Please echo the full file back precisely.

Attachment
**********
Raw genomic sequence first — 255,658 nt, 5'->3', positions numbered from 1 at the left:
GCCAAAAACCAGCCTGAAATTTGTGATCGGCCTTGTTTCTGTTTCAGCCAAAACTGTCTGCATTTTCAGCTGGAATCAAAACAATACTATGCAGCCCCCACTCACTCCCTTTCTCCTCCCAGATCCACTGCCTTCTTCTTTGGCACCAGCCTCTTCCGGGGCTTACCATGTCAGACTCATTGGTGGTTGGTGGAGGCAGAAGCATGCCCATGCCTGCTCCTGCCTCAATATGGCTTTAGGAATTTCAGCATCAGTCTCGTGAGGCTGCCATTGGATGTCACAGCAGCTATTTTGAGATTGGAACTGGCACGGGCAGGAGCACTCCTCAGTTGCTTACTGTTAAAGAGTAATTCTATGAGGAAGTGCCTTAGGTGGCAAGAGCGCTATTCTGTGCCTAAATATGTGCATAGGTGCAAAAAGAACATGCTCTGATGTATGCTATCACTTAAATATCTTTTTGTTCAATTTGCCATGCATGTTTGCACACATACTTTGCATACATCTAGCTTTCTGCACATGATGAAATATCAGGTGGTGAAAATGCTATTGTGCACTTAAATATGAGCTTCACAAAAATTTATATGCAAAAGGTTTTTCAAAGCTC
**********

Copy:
Raw genomic sequence first — 255,658 nt, 5'->3', positions numbered from 1 at the left:
GCCAAAAACCAGCCTGAAATTTGTGATCGGCCTTGTTTCTGTTTCAGCCAAAACTGTCTGCATTTTCAGCTGGAATCAAAACAATACTATGCAGCCCCCACTCACTCCCTTTCTCCTCCCAGATCCACTGCCTTCTTCTTTGGCACCAGCCTCTTCCGGGGCTTACCATGTCAGACTCATTGGTGGTTGGTGGAGGCAGAAGCATGCCCATGCCTGCTCCTGCCTCAATATGGCTTTAGGAATTTCAGCATCAGTCTCGTGAGGCTGCCATTGGATGTCACAGCAGCTATTTTGAGATTGGAACTGGCACGGGCAGGAGCACTCCTCAGTTGCTTACTGTTAAAGAGTAATTCTATGAGGAAGTGCCTTAGGTGGCAAGAGCGCTATTCTGTGCCTAAATATGTGCATAGGTGCAAAAAGAACATGCTCTGATGTATGCTATCACTTAAATATCTTTTTGTTCAATTTGCCATGCATGTTTGCACACATACTTTGCATACATCTAGCTTTCTGCACATGATGAAATATCAGGTGGTGAAAATGCTATTGTGCACTTAAATATGAGCTTCACAAAAATTTATATGCAAAAGGTTTTTCAAAGCTC